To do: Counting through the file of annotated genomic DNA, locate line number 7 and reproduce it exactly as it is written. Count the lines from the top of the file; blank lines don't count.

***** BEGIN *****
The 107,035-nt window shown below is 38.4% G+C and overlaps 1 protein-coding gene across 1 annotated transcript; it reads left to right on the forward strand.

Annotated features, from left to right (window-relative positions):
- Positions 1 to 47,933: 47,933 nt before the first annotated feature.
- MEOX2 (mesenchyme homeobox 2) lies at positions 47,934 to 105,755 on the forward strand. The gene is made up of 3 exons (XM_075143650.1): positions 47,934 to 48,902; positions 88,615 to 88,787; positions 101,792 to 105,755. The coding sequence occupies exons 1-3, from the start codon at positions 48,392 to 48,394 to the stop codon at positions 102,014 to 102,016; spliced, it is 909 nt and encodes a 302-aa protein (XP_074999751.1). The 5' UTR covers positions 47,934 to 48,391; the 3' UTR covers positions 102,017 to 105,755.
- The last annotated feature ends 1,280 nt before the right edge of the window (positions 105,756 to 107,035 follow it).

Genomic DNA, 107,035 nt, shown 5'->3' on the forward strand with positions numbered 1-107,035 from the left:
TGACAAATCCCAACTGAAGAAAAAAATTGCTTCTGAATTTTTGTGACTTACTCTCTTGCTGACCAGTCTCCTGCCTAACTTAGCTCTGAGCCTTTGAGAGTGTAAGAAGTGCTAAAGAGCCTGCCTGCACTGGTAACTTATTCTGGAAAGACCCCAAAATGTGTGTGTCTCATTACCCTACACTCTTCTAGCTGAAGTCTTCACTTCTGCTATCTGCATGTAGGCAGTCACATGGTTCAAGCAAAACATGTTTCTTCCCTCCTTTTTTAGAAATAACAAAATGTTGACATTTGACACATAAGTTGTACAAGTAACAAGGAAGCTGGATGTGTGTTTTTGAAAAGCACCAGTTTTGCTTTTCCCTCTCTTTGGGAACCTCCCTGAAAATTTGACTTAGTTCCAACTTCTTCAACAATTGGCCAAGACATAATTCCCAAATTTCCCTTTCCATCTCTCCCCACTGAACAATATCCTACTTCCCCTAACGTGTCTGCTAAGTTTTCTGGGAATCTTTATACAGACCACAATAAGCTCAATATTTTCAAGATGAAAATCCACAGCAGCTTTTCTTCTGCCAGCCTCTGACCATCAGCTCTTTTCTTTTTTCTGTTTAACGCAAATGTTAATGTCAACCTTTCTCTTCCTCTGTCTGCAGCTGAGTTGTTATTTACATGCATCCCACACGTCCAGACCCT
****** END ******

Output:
TGACAAATCCCAACTGAAGAAAAAAATTGCTTCTGAATTTTTGTGACTTACTCTCTTGCTGACCAGTCTCCTGCCTAACTTAGCTCTGAGCCTTTGAGAGTGTAAGAAGTGCTAAAGAGCCTGCCTGCACTGGTAACTTATTCTGGAAAGACCCCAAAATGTGTGTGTCTCATTACCCTACACTCTTCTAGCTGAAGTCTTCACTTCTGCTATCTGCATGTAGGCAGTCACATGGTTCAAGCAAAACATGTTTCTTCCCTCCTTTTTTAGAAATAACAAAATGTTGACATTTGACACATAAGTTGTACAAGTAACAAGGAAGCTGGATGTGTGTTTTTGAAAAGCACCAGTTTTGCTTTTCCCTCTCTTTGGGAACCTCCCTGAAAATTTGACTTAGTTCCAACTTCTTCAACAATTGGCCAAGACATAATTCCCAAATTTCCCTTTCCATCTCTCCCCACTGAACAATATCCTACTTCCCCTAACGTGTCTGCTAAGTTTTCTGGGAATCTTTATACAGACCACAATAAGCTCAATATTTTCAAGATGAAAATCCACAGCAGCTTTTCTTCTGCCAGCCTCTGACCATCAGCTCTTTTCTTTTTTCTGTTTAACGCAAATGTTAATGTCAACCTTTCTCTTCCTCTGTCTGCAGCTGAGTTGTTATTTACATGCATCCCACACGTCCAGACCCT